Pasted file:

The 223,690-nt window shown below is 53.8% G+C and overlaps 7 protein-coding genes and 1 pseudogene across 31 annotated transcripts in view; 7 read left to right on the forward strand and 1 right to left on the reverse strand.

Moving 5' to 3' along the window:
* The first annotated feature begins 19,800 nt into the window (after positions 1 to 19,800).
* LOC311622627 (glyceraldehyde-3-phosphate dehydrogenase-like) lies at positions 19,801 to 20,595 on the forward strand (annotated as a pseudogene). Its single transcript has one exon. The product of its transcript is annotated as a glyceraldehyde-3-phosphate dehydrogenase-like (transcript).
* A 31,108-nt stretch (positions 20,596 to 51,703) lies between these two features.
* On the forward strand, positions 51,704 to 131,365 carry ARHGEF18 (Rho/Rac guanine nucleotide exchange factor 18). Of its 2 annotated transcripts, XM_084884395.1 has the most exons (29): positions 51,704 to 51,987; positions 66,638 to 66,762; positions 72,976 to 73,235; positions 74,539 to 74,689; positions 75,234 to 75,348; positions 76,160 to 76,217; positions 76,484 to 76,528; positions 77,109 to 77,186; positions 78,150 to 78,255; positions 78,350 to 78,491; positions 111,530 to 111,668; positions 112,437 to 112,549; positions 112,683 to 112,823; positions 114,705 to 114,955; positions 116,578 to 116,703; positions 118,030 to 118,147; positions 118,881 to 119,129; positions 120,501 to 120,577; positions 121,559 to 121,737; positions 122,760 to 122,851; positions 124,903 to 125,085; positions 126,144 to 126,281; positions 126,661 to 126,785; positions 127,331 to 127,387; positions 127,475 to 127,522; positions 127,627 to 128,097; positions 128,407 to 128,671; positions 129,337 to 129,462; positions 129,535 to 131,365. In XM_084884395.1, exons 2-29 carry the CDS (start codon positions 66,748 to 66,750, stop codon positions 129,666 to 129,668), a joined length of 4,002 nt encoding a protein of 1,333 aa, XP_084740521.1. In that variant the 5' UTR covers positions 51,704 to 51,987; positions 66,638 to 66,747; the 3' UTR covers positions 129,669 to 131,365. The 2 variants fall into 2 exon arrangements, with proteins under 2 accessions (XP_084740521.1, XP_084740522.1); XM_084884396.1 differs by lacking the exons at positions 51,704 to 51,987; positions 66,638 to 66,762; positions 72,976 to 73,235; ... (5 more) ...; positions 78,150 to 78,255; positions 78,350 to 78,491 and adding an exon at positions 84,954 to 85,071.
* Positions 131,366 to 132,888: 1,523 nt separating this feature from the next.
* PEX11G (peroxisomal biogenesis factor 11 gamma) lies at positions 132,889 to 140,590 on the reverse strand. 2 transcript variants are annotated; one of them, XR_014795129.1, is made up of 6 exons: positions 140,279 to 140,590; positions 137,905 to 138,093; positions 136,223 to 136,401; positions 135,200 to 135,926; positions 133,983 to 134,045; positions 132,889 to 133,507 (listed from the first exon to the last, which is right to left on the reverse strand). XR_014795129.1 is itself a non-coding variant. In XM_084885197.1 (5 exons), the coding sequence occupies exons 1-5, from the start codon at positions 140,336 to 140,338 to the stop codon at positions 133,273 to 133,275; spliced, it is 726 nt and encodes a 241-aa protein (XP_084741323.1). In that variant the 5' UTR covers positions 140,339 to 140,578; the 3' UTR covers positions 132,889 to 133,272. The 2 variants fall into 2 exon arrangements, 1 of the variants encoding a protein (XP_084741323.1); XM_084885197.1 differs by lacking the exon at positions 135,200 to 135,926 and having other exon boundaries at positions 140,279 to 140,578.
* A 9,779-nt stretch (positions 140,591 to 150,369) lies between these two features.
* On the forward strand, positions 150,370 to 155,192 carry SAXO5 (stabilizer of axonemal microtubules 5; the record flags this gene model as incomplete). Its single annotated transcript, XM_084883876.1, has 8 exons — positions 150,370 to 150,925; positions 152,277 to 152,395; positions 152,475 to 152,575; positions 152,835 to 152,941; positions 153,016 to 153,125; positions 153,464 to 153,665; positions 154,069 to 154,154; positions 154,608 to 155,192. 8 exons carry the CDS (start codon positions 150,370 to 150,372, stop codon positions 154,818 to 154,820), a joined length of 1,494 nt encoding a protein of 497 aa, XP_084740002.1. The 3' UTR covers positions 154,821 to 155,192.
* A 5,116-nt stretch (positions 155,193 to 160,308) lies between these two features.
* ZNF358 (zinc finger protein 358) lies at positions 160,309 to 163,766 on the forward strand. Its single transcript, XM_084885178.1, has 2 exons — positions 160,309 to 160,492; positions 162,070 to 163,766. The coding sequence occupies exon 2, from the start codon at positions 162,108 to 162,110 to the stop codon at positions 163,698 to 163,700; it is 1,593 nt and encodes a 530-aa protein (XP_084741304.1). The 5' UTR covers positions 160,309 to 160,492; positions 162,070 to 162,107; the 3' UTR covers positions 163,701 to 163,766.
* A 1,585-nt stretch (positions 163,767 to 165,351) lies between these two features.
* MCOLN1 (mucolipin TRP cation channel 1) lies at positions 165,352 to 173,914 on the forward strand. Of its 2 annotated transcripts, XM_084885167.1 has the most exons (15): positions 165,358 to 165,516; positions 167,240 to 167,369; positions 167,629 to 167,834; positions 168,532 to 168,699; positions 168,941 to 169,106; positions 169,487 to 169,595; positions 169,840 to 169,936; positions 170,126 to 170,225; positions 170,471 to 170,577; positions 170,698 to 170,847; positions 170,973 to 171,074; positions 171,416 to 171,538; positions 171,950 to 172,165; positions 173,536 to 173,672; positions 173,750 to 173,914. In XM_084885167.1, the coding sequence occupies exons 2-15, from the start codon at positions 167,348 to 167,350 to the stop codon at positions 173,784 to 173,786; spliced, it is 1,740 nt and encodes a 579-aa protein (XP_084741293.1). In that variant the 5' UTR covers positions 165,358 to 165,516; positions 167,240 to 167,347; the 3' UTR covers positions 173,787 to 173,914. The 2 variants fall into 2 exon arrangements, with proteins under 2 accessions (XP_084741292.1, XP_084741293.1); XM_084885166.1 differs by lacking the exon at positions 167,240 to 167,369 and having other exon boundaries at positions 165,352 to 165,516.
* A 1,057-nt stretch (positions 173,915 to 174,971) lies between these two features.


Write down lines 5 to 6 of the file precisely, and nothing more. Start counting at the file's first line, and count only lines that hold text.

* A 31,108-nt stretch (positions 20,596 to 51,703) lies between these two features.
* On the forward strand, positions 51,704 to 131,365 carry ARHGEF18 (Rho/Rac guanine nucleotide exchange factor 18). Of its 2 annotated transcripts, XM_084884395.1 has the most exons (29): positions 51,704 to 51,987; positions 66,638 to 66,762; positions 72,976 to 73,235; positions 74,539 to 74,689; positions 75,234 to 75,348; positions 76,160 to 76,217; positions 76,484 to 76,528; positions 77,109 to 77,186; positions 78,150 to 78,255; positions 78,350 to 78,491; positions 111,530 to 111,668; positions 112,437 to 112,549; positions 112,683 to 112,823; positions 114,705 to 114,955; positions 116,578 to 116,703; positions 118,030 to 118,147; positions 118,881 to 119,129; positions 120,501 to 120,577; positions 121,559 to 121,737; positions 122,760 to 122,851; positions 124,903 to 125,085; positions 126,144 to 126,281; positions 126,661 to 126,785; positions 127,331 to 127,387; positions 127,475 to 127,522; positions 127,627 to 128,097; positions 128,407 to 128,671; positions 129,337 to 129,462; positions 129,535 to 131,365. In XM_084884395.1, exons 2-29 carry the CDS (start codon positions 66,748 to 66,750, stop codon positions 129,666 to 129,668), a joined length of 4,002 nt encoding a protein of 1,333 aa, XP_084740521.1. In that variant the 5' UTR covers positions 51,704 to 51,987; positions 66,638 to 66,747; the 3' UTR covers positions 129,669 to 131,365. The 2 variants fall into 2 exon arrangements, with proteins under 2 accessions (XP_084740521.1, XP_084740522.1); XM_084884396.1 differs by lacking the exons at positions 51,704 to 51,987; positions 66,638 to 66,762; positions 72,976 to 73,235; ... (5 more) ...; positions 78,150 to 78,255; positions 78,350 to 78,491 and adding an exon at positions 84,954 to 85,071.